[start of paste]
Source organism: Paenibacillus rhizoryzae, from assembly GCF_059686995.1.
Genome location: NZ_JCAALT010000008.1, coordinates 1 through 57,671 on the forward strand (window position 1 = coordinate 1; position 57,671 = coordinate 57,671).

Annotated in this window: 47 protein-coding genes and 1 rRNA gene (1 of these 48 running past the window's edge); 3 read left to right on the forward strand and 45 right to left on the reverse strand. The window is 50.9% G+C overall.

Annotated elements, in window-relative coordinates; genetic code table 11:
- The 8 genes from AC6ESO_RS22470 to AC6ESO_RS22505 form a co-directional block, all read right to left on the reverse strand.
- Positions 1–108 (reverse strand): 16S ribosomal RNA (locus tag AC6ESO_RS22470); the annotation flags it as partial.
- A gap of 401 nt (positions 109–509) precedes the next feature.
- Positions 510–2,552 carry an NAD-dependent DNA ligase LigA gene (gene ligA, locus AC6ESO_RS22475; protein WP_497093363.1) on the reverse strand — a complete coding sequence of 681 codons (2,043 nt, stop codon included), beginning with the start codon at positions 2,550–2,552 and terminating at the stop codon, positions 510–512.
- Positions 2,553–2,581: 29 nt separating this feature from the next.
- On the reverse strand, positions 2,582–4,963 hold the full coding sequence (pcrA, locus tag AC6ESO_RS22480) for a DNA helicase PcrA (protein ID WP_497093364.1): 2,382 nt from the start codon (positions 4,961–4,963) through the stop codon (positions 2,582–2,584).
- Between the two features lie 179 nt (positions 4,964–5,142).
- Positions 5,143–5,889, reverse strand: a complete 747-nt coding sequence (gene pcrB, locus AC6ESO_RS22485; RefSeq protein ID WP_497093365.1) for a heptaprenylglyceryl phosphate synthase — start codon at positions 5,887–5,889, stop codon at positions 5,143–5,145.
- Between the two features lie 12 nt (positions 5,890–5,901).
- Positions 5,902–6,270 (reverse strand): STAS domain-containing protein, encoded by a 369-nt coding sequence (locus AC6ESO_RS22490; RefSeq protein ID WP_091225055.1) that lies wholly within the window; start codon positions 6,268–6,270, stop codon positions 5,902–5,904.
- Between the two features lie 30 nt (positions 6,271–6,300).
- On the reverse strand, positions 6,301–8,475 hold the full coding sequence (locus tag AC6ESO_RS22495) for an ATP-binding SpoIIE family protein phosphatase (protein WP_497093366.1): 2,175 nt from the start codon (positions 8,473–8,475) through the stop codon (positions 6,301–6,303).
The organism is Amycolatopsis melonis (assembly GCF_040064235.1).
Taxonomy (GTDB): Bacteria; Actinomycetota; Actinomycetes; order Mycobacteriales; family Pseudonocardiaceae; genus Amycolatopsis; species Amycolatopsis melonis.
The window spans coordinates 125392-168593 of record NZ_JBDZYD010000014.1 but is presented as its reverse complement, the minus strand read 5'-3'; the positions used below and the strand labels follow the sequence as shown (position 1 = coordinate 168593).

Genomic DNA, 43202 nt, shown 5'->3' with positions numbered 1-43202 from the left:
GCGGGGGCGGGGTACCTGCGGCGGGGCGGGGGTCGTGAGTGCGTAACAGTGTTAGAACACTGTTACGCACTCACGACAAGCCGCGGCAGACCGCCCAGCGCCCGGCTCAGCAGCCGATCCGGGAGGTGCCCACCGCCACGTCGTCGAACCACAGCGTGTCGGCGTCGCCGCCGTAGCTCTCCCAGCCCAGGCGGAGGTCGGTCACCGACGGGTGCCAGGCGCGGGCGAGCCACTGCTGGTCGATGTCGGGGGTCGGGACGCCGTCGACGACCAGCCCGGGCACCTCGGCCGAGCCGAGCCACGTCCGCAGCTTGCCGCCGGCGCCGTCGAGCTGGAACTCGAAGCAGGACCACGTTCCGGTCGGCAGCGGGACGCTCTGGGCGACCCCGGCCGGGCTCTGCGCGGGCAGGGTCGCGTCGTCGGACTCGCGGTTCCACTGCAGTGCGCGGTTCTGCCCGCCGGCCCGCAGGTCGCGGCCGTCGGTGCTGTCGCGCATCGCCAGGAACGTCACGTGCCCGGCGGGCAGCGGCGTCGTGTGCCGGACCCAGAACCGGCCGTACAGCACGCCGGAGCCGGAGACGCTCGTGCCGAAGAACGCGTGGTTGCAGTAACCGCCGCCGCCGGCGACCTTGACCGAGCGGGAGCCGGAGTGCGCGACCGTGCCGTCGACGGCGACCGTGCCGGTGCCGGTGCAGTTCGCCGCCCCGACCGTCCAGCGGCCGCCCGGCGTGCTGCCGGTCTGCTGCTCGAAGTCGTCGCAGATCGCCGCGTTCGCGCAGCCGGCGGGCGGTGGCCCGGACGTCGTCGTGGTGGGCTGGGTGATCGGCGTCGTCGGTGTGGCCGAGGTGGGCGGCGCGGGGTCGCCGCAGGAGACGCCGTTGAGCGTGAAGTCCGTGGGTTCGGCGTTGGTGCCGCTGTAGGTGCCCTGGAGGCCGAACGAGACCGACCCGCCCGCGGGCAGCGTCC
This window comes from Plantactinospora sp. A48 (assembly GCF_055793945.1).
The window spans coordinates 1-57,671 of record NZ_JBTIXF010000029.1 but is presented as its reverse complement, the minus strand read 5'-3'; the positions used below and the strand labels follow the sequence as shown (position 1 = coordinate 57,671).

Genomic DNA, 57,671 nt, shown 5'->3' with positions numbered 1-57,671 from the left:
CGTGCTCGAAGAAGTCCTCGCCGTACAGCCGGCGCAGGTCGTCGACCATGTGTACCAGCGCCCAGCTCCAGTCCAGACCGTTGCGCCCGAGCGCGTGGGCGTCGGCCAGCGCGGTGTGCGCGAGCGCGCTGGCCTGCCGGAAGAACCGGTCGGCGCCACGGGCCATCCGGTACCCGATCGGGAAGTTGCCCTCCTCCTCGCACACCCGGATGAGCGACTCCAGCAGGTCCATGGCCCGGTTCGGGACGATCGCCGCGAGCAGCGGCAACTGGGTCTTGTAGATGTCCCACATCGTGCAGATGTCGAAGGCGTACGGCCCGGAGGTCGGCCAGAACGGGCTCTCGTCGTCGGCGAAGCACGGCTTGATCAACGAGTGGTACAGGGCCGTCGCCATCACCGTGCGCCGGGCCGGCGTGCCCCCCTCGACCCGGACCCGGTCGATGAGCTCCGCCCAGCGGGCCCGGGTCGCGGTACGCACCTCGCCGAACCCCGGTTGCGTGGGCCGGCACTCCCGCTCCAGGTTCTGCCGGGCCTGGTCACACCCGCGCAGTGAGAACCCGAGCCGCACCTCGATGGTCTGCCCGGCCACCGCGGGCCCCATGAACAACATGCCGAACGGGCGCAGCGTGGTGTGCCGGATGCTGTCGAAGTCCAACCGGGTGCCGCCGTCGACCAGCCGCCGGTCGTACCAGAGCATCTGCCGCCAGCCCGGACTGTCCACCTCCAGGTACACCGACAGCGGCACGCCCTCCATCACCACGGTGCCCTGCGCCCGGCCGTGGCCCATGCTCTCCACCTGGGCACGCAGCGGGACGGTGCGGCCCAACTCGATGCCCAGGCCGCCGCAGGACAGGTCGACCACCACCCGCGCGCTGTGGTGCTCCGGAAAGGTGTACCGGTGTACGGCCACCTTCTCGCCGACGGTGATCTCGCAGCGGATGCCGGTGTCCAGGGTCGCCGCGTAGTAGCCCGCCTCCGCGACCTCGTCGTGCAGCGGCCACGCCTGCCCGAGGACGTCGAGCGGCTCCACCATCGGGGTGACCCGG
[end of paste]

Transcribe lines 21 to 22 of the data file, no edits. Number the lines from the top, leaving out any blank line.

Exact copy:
GCGGGGGCGGGGTACCTGCGGCGGGGCGGGGGTCGTGAGTGCGTAACAGTGTTAGAACACTGTTACGCACTCACGACAAGCCGCGGCAGACCGCCCAGCGCCCGGCTCAGCAGCCGATCCGGGAGGTGCCCACCGCCACGTCGTCGAACCACAGCGTGTCGGCGTCGCCGCCGTAGCTCTCCCAGCCCAGGCGGAGGTCGGTCACCGACGGGTGCCAGGCGCGGGCGAGCCACTGCTGGTCGATGTCGGGGGTCGGGACGCCGTCGACGACCAGCCCGGGCACCTCGGCCGAGCCGAGCCACGTCCGCAGCTTGCCGCCGGCGCCGTCGAGCTGGAACTCGAAGCAGGACCACGTTCCGGTCGGCAGCGGGACGCTCTGGGCGACCCCGGCCGGGCTCTGCGCGGGCAGGGTCGCGTCGTCGGACTCGCGGTTCCACTGCAGTGCGCGGTTCTGCCCGCCGGCCCGCAGGTCGCGGCCGTCGGTGCTGTCGCGCATCGCCAGGAACGTCACGTGCCCGGCGGGCAGCGGCGTCGTGTGCCGGACCCAGAACCGGCCGTACAGCACGCCGGAGCCGGAGACGCTCGTGCCGAAGAACGCGTGGTTGCAGTAACCGCCGCCGCCGGCGACCTTGACCGAGCGGGAGCCGGAGTGCGCGACCGTGCCGTCGACGGCGACCGTGCCGGTGCCGGTGCAGTTCGCCGCCCCGACCGTCCAGCGGCCGCCCGGCGTGCTGCCGGTCTGCTGCTCGAAGTCGTCGCAGATCGCCGCGTTCGCGCAGCCGGCGGGCGGTGGCCCGGACGTCGTCGTGGTGGGCTGGGTGATCGGCGTCGTCGGTGTGGCCGAGGTGGGCGGCGCGGGGTCGCCGCAGGAGACGCCGTTGAGCGTGAAGTCCGTGGGTTCGGCGTTGGTGCCGCTGTAGGTGCCCTGGAGGCCGAACGAGACCGACCCGCCCGCGGGCAGCGTCC
This window comes from Plantactinospora sp. A48 (assembly GCF_055793945.1).